By Jan Harvey
Analysts estimate gold price to average $930 in 2009 and reach $975 next year.
Gold prices are set for solid gains this year and next, with the $1,000 mark in sight, as potential inflationary concerns and a softer dollar outlook prompt analysts to ramp up forecasts, a Reuters survey showed.The poll of 48 analysts and traders showed that expectations for gold prices this year have risen 7.8 percent to a median $930 from $862.50 in a similar survey carried out in January, when fears over the economic outlook were at their height.
Expectations for prices of the more industrial precious metals - platinum, palladium and silver - have risen still further, with hopes for an economic recovery helping allay fears demand would continue to tumble.
"We think gold will get $1,000 in its sights again (by year-end)," said RBS Global Banking & Markets anlayst Stephen Briggs. "There is clearly a risk of inflation building up and there are clear risks of the dollar weakening sharply."
"We're looking at lower central bank sales than we've had, static, stagnant mine production and, if the world economy picks up, there will also be a pick-up in jewellery demand."
Gold has already performed solidly so far in 2009. Spot gold was bid at $935.65 an ounce at 0906 GMT on Thursday.
Median forecasts for the yellow metal stood at $930 an ounce in the third quarter of this year, moving up to $951 an ounce by the last quarter as seasonal demand weakness eases and the economy picks up.
Gold prices are seen rising further in 2010, with the median forecast climbing to $975 an ounce. The 2010 forecast is 13 percent above the price view for the same year given in January, of $862.50 an ounce. On the U.S. COMEX gold futures market, the June 2010 contract was trading at $943.50 per ounce.
Comments from the analysts polled suggest expectations for dollar weakness were largely behind rising optimism towards gold, on fears a rise in U.S. debt issuance to bankroll the economic recovery could weigh on the currency.
They said quantitative easing measures could lead to rising inflation. Gold is often seen as a hedge against rising consumer prices.
Additionally, jewellery demand, which has been particularly weak in recent months due to a combination of falling consumer spending linked to the global economic downturn and higher prices, was expected to pick up as the economy revives.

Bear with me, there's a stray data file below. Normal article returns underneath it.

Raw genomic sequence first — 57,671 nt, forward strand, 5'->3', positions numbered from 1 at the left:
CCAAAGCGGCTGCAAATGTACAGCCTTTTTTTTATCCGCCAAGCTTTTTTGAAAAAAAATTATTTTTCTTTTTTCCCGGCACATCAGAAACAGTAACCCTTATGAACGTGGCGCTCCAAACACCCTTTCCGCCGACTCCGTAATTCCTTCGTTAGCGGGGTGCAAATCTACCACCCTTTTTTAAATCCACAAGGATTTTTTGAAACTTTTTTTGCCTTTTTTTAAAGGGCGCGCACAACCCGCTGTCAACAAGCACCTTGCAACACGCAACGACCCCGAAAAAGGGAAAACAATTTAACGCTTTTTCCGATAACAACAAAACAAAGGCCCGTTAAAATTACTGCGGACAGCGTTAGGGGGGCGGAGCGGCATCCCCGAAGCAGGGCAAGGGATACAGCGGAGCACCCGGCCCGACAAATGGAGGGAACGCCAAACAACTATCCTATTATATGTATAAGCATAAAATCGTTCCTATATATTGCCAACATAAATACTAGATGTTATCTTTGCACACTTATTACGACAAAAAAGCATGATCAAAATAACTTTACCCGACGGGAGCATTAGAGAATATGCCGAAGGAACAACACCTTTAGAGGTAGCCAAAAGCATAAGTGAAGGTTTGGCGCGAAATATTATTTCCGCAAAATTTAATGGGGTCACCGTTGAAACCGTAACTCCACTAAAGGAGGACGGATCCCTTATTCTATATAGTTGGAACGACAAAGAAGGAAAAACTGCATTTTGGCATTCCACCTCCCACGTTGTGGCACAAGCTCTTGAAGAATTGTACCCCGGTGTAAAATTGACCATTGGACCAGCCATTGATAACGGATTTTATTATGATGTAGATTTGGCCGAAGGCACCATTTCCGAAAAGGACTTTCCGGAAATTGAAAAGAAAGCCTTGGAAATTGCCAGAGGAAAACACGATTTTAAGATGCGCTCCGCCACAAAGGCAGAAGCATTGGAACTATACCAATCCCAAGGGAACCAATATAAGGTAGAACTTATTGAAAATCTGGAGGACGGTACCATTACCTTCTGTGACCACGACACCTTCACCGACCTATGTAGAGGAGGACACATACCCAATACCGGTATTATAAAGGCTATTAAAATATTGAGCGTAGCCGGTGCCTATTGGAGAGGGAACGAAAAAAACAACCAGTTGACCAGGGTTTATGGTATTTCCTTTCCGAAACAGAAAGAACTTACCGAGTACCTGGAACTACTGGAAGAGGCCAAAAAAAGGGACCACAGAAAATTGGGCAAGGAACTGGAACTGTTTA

Traders said they were already seeing signs of recovering demand in the Middle and Far East, though Indian buyers continued to hold out for lower prices.
The median forecast for silver has risen still further, climbing 18 percent to $13.59 an ounce from $11.50. Spot silver was at around $13.24 an ounce on Thursday.
Next year silver prices were on average expected to rise to $14.25 an ounce, the poll showed. This too was significantly above January's forecast for 2010 of $13.00 an ounce.
The metal is industrial in use as well as being a precious metal -- it is widely used in electronics manufacturing -- and as such is more sensitive than gold to economic activity.
Rising industrial commodity prices and the relative illiquidity of the market meant silver outperformed gold in the second quarter, but could also fall further than the yellow metal if the market turns bearish.
"Silver's dependence on gold is expected to continue: should gold fall afresh, buying support from the industry and private investors - which we have observed it the recent past -- will not be able to prevent the white metal from falling further," said Wolfgang Wrzesniok-Rossbach, head of sales at Heraeus in Germany.
Why is gold becoming more expensive to buy? Have we mined all the gold in the planet? It has been told in the past that when gold prices rise, that means war is a-foot. How do we interpret prices rising? Australia once sold a portion of its reserve of gold, which in turn caused a great disaster in gold reserve value in the world. So now everyone is stocking up in gold but for how long?